“The Scottish Band” was all it said when we sent a demo into the NME, looking to start a rumour.

And the rumour spread. Music in 1996 still had Britain pinned in its headlights and the country was two years drunk into a good old-fashioned knees-up. The Scottish Band were out of step. They were serious and gloomy, elegiac and beautiful, delicate and crushing. Low slung bass and spiralling guitars topped off with that voice.

Geneva formed in Aberdeen in 1992, immediately recognisable thanks to singer Andrew Montgomery’s skyscraping falsetto accompanied by Steven Dora & Stuart Evans on guitars, Keith Graham on bass, & drummer Douglas Caskie. It was a voice that swan-dived from Liz Fraser to Otis Reading, over music that twisted REM and Byrds guitars and Talk Talk melodies to dubby rhythms.

The band released their debut album Further in June 97 with producer Mike Hedges at the helm (Manic Street Preachers , The Cure). It was a rough-and-tumble affair; yet absolutely riveting in places.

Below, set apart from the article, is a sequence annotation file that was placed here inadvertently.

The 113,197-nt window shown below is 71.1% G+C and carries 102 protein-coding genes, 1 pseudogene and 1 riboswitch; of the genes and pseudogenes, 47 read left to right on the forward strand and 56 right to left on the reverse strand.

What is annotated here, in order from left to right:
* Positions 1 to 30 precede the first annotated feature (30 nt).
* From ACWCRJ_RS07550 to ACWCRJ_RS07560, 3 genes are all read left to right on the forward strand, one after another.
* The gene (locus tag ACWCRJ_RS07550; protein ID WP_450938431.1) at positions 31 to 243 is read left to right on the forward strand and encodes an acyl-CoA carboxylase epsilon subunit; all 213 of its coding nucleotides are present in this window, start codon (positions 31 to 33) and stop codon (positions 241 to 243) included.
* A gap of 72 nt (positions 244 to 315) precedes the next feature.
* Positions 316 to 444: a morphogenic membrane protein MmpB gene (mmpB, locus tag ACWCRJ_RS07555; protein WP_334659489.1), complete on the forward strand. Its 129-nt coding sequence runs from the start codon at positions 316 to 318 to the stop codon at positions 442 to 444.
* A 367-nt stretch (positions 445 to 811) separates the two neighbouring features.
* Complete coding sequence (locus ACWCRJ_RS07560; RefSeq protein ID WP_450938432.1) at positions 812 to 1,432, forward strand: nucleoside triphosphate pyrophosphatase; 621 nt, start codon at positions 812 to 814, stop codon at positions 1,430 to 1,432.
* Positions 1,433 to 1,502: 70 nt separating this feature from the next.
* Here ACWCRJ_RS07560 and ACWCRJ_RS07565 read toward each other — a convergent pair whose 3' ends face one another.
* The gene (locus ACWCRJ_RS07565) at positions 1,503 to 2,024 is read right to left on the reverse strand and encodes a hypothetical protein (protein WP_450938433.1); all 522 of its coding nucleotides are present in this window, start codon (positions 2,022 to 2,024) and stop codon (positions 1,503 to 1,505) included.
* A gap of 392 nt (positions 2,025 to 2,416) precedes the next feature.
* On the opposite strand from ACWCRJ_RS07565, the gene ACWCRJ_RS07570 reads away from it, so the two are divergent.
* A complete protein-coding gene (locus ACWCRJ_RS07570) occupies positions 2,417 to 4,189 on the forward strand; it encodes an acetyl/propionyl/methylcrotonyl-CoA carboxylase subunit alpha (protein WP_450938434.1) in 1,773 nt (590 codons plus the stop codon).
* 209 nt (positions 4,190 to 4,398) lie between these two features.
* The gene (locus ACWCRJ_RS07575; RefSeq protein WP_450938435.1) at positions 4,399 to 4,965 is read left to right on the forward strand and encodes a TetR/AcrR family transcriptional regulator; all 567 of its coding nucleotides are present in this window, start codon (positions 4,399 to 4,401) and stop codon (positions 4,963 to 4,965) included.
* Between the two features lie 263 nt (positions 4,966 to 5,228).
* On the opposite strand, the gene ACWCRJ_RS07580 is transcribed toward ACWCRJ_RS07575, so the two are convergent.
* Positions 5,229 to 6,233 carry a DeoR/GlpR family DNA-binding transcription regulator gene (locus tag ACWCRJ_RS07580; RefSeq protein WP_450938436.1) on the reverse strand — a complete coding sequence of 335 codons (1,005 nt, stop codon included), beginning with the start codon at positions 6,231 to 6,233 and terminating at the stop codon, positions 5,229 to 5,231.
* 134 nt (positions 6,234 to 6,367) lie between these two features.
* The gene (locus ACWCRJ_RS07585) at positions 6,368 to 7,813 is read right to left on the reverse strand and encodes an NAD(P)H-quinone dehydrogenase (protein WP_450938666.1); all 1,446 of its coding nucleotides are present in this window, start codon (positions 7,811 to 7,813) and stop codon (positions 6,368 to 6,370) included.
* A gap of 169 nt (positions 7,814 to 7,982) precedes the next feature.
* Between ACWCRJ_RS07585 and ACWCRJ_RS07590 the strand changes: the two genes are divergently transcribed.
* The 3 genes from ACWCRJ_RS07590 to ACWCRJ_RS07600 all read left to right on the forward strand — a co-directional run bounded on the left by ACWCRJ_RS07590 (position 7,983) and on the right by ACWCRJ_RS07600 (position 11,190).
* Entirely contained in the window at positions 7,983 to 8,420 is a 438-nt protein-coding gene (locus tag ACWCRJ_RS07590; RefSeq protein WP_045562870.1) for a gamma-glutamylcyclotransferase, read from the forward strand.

The perfect, perfect Tranquillizer was the single of ’97 alongside a Chris Cunningham video .

The album mixed power pop with darker brooding songs and It reached top 20 in the UK album charts and included 4 top 40 Uk singles Tranquilizer, Best Regrets, No One Speaks and Into the Blue. Uncut magazine described it as an ‘extraordinary debut’.

In 2000 the band followed up with Weather Underground: a change in direction, with hints of trip-hop seeping into the mix. Howie B was brought in to produce, and what finally emerged was a concept album of sorts, dealing with the weighty theme of apocalypse as explored through a space-race devouring escapism.

For all you collectors, the vinyl version is a limited numbered 10” double set (1000 only) which is well worth tracking down.